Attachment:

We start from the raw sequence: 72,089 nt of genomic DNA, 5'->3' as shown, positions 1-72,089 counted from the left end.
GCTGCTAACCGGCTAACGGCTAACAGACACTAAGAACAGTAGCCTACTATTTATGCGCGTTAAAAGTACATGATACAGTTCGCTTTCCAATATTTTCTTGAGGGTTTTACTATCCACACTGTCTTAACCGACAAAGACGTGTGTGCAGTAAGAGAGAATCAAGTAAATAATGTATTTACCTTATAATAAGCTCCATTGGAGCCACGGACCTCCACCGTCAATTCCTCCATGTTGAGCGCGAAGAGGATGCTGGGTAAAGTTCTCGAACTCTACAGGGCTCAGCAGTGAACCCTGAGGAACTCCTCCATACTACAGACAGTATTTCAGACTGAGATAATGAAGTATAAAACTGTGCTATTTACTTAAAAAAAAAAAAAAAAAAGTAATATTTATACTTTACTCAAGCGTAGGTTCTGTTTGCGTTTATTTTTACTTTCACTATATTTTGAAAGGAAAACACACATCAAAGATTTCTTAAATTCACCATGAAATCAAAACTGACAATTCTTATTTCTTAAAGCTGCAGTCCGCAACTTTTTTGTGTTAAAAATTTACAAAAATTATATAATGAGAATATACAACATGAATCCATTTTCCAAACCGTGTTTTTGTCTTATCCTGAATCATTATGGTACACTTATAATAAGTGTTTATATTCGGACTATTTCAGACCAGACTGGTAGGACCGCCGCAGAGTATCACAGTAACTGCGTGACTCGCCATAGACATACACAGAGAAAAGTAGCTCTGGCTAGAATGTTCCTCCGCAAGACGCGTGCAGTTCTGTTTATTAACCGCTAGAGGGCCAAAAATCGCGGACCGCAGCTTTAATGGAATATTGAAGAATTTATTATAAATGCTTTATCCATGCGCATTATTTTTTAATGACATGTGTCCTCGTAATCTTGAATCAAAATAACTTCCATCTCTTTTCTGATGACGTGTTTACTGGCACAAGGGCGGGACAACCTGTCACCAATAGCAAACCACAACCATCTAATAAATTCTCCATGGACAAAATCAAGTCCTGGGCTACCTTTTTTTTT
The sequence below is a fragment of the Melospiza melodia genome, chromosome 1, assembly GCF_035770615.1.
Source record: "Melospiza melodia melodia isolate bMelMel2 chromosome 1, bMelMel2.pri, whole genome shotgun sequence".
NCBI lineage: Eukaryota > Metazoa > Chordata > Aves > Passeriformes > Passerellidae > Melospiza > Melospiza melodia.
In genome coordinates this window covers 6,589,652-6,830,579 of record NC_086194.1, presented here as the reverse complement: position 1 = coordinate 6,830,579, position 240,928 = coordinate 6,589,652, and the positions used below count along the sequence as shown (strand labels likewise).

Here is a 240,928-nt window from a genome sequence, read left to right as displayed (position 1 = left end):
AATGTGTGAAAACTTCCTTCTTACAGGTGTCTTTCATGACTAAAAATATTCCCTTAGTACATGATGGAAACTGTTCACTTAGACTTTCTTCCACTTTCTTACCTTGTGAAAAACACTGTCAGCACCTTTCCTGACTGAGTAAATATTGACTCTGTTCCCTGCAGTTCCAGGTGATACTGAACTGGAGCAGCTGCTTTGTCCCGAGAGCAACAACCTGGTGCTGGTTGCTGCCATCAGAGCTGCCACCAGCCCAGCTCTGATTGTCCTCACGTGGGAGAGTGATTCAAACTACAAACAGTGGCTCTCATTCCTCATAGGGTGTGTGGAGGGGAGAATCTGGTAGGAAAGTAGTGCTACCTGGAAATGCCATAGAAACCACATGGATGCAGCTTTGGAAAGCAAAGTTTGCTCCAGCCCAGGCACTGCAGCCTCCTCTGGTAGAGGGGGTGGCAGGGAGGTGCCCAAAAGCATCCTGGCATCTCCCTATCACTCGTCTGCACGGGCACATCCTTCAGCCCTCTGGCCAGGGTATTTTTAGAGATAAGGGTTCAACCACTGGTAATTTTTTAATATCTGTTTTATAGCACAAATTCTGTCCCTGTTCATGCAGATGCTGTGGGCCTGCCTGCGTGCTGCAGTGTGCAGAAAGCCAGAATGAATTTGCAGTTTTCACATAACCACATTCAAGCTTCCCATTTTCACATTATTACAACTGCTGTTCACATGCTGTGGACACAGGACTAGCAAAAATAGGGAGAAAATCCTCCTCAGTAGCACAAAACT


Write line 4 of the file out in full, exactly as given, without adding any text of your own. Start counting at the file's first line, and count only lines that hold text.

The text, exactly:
Source record: "Melospiza melodia melodia isolate bMelMel2 chromosome 1, bMelMel2.pri, whole genome shotgun sequence".